Streamed radio is maturing in the minds of early adopters.
“Years ago you couldn’t get consumers to criticize streaming radio,” said Kelly Ellis of knowDigital. Now, consumers in focus groups say things like Pandora’s “old fashioned” or sometimes the audio cuts out on another streamed service, she told attendees of the R.A.I.N. Summit in Dallas on Tuesday. R.A.I.N. is an acronym for Radio and Internet Newsletter.
Consumers are also beginning to use the word “Pandora” to describe the streaming category, she said, with the implication that the personalized audio service “owns” the category.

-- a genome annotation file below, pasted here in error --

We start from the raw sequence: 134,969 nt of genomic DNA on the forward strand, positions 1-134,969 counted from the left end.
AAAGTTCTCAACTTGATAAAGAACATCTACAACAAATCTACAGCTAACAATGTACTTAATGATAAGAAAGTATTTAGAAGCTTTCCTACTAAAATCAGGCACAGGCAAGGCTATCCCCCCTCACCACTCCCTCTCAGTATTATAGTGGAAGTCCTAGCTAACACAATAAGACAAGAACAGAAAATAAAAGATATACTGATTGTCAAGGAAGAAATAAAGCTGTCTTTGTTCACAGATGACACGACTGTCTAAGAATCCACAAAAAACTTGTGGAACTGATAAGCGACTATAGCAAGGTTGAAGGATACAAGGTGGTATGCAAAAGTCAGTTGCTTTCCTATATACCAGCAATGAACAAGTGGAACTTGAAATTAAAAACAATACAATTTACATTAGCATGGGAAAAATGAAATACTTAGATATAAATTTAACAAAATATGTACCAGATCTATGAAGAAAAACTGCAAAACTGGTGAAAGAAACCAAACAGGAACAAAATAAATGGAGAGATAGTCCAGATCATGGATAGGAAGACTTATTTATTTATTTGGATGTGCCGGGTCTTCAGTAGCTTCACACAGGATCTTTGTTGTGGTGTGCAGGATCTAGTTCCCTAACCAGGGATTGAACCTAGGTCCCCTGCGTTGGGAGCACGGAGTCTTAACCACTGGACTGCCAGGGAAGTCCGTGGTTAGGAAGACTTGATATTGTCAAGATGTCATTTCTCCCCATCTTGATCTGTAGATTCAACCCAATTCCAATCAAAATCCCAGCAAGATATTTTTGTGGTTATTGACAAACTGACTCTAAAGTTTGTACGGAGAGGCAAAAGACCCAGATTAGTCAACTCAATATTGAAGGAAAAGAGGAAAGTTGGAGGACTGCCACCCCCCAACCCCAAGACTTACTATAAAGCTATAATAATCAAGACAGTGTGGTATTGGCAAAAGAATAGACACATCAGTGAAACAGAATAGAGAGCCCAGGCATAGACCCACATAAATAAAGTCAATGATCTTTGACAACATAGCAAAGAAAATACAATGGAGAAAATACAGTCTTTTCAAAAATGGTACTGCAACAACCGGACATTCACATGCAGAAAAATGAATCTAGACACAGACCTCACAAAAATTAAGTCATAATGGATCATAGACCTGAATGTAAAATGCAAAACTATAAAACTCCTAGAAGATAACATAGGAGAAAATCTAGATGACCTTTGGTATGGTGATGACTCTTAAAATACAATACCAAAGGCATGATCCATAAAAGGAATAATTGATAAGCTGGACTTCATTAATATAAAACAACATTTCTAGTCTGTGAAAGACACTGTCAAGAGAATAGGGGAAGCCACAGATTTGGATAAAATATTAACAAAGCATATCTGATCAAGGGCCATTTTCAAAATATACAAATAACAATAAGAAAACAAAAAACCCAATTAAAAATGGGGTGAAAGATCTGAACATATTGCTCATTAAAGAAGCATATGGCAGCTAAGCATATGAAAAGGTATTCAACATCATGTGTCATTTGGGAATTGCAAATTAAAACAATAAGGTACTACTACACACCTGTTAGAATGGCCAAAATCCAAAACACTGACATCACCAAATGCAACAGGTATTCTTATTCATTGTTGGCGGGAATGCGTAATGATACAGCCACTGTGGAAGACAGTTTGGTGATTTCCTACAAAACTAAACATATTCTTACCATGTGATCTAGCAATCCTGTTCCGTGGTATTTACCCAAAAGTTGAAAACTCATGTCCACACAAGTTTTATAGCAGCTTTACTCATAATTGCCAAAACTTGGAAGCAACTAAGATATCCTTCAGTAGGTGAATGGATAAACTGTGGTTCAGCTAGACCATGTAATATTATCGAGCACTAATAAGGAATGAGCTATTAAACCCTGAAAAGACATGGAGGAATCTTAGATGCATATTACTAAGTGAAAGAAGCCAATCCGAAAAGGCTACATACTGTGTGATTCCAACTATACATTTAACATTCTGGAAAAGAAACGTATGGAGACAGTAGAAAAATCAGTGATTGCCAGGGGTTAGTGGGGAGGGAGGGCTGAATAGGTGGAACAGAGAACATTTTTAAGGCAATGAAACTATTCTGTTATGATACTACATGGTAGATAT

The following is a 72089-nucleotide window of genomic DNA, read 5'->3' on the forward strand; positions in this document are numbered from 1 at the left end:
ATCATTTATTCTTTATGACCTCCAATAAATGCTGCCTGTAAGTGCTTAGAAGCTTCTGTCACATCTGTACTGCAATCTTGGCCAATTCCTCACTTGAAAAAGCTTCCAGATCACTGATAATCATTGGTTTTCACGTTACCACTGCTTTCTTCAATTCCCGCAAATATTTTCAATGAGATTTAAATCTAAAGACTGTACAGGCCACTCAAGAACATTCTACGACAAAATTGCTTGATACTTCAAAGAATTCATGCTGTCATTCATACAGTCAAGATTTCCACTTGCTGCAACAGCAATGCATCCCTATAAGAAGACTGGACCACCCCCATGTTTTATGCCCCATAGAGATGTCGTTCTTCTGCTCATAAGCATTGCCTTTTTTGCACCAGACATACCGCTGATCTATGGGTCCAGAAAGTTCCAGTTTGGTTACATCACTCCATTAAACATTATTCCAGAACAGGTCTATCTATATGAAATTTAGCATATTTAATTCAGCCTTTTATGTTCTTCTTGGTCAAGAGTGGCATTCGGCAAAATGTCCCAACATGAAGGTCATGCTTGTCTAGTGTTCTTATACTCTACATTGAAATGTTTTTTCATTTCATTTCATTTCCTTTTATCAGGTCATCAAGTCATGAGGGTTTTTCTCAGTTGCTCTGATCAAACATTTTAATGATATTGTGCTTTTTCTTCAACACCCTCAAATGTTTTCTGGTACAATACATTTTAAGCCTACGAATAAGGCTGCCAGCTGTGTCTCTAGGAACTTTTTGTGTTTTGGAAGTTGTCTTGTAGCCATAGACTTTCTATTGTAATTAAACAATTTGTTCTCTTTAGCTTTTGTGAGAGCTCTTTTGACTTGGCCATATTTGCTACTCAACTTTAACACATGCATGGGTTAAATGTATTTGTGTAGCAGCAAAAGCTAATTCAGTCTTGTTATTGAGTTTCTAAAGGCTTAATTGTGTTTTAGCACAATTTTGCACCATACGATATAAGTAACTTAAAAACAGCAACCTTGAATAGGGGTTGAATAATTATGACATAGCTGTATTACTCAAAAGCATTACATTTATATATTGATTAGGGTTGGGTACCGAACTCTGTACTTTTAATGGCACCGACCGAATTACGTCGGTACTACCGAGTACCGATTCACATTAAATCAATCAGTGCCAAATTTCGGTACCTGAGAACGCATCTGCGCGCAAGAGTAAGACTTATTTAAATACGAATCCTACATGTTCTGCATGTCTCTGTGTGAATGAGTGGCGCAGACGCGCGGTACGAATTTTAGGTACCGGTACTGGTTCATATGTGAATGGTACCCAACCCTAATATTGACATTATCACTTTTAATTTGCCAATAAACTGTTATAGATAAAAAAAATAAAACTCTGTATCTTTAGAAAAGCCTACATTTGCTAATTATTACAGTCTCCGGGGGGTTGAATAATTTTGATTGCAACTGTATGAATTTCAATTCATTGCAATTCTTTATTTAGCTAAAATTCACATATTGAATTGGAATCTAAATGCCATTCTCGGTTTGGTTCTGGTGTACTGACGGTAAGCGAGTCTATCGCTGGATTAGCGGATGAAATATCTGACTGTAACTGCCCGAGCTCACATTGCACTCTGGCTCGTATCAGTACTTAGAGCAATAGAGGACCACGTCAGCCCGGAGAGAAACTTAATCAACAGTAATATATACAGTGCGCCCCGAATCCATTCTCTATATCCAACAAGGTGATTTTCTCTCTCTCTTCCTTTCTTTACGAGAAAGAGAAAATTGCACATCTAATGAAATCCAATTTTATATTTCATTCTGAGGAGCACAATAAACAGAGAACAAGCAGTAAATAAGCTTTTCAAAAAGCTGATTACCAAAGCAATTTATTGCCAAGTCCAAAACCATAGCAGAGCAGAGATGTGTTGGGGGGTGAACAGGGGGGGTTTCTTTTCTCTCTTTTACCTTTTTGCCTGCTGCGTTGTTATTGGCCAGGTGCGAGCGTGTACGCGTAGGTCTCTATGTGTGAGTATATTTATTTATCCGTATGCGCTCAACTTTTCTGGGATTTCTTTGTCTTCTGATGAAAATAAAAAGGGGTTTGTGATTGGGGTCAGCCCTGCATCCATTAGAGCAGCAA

Clear Channel President of National Sales Jim Castelli said even though traditional radio has lost some of its luster it’s still one of the “big three” for media — meaning TV, the Web and radio. Digital, he said, will help radio “get some of its sexy back.”
Digital, meaning streamed radio, “amplifies everything we know is great about radio. It’s personal, it’s local. It’s social,” he said.
Switching to Clear Channel’s streaming service iHeartradio, he said it has 1,500 custom stations and 10 million registered users.
Mobile is the best opportunity for radio now. “It fits for radio and it fits into what people use the phone for,” Castelli said.